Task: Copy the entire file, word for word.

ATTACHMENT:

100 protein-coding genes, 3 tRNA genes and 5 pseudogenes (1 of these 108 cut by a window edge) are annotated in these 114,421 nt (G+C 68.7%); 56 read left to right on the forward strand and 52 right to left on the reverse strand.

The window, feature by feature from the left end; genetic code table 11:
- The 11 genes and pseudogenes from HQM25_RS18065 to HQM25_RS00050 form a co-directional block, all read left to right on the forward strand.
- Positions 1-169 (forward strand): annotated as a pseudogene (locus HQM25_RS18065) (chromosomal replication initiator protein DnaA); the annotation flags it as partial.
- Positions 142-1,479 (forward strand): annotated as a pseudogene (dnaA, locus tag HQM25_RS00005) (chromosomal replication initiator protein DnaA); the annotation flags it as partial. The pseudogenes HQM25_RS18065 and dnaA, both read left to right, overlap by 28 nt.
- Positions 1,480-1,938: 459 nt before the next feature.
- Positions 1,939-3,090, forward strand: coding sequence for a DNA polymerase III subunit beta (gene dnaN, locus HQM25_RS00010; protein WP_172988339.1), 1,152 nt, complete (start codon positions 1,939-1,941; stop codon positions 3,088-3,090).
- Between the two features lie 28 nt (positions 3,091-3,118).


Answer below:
100 protein-coding genes, 3 tRNA genes and 5 pseudogenes (1 of these 108 cut by a window edge) are annotated in these 114,421 nt (G+C 68.7%); 56 read left to right on the forward strand and 52 right to left on the reverse strand.

The window, feature by feature from the left end; genetic code table 11:
- The 11 genes and pseudogenes from HQM25_RS18065 to HQM25_RS00050 form a co-directional block, all read left to right on the forward strand.
- Positions 1-169 (forward strand): annotated as a pseudogene (locus HQM25_RS18065) (chromosomal replication initiator protein DnaA); the annotation flags it as partial.
- Positions 142-1,479 (forward strand): annotated as a pseudogene (dnaA, locus tag HQM25_RS00005) (chromosomal replication initiator protein DnaA); the annotation flags it as partial. The pseudogenes HQM25_RS18065 and dnaA, both read left to right, overlap by 28 nt.
- Positions 1,480-1,938: 459 nt before the next feature.
- Positions 1,939-3,090, forward strand: coding sequence for a DNA polymerase III subunit beta (gene dnaN, locus HQM25_RS00010; protein WP_172988339.1), 1,152 nt, complete (start codon positions 1,939-1,941; stop codon positions 3,088-3,090).
- Between the two features lie 28 nt (positions 3,091-3,118).